When duty calls | Kitsap Week
By ERIN JENNINGS
North Kitsap Herald Kitsap Week
February 3, 2012 · Updated 11:44 AM
Brrr-rring. The telephone rings all morning in the jury office. The calls come from citizens who have questions regarding their jury summons.
“Good morning, jury administrative office, this is Cathie. How may I help you?”
One person lost his paperwork. Another one needs to reschedule, as she will be out of town during her week of service. Yet another needs to be excused because she is a full-time student and cannot miss class.
With each call, jury administrators Cathie Blackstock and Julie Sleeth speak compassionately and with understanding.
“We tend to think of this as a kinder, gentler jury office than most places,” Blackstock said.
If you remember the sheriff’s office on “The Andy Griffith Show,” you may recall how Aunt Bee decorated the office to make it as comfortable as possible, including placing doilies in the jail cell.
The Kitsap County jury office has a similar, pleasant feeling. Magazines, books and puzzles are neatly stacked for use. Coffee brews on the back counter. A handwritten sign welcomes you to jury duty.
But before you confuse a visit to the juror’s office with a social call, Blackstock and Sleeth want to remind you that a summons is a legal document, not an invitation to a party. While they try to make the experience as pleasant as possible, intentionally neglecting your summons is against the law and is considered a misdemeanor.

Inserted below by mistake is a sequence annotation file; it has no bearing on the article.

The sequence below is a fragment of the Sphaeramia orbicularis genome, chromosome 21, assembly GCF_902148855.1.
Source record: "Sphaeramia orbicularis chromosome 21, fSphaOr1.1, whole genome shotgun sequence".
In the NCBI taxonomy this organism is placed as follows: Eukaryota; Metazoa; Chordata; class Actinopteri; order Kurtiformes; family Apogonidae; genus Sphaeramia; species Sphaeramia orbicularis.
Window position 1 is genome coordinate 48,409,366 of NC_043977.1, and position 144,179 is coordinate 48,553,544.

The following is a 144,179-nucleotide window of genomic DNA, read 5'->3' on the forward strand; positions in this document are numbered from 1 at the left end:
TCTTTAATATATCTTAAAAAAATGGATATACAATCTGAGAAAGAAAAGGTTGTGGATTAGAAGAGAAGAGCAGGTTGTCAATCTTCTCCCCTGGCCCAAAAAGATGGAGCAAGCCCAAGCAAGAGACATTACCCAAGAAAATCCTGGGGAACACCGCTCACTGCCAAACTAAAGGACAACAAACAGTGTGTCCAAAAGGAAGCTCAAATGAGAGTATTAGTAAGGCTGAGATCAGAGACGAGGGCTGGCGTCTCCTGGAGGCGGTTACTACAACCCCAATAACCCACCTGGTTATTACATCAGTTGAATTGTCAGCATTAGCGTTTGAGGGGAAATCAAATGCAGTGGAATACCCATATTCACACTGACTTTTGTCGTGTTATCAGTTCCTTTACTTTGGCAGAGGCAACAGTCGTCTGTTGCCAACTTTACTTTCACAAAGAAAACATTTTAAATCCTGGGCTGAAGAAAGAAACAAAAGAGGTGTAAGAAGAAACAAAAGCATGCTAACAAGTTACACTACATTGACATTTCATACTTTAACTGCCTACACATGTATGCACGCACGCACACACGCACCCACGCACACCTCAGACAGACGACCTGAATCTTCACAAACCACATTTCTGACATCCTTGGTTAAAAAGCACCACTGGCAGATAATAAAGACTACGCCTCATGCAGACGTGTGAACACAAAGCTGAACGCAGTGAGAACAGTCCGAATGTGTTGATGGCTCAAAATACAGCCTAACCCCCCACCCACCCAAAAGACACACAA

For the system to work, it’s imperative for citizens to follow the printed instructions on their summons.
Each week, the jury office sends out about 700 summonses to citizens. Of those 700, only about half of the recipients are able to serve on a jury. The other half will either have scheduling conflicts, childcare issues, an illness or other issues. They will need to either reschedule to a more convenient week or, if they qualify, may ask to be permanently excused.
“How was I selected?”
The pool of jurors is randomly selected from a database that is made up from voter registration and Department of Licensing information. It is possible to be summoned twice in one year if your name is different on your voter registration than on your state issued identification card or drivers license. For example, if on your voter registration you are listed as “Will Smith” but on your driver’s license you are “William Smith,” the system will recognize you as two different people and could potentially send out two summonses.
“I received a summons. Now what?”
Fill out the confidential juror profile and mail it back to the office, or fill out the profile online. This needs to be completed within five days of receiving the summons. The qualification questions determine your eligibility to serve on a jury. For instance, if you have been convicted of a felony and your civil rights haven't been restored, you are not qualified to serve on a jury. You are also ineligible if you cannot communicate in English, no longer reside in Kitsap, are younger than 18, or are not a U.S. citizen.
“What if I already served on a jury within the past year?”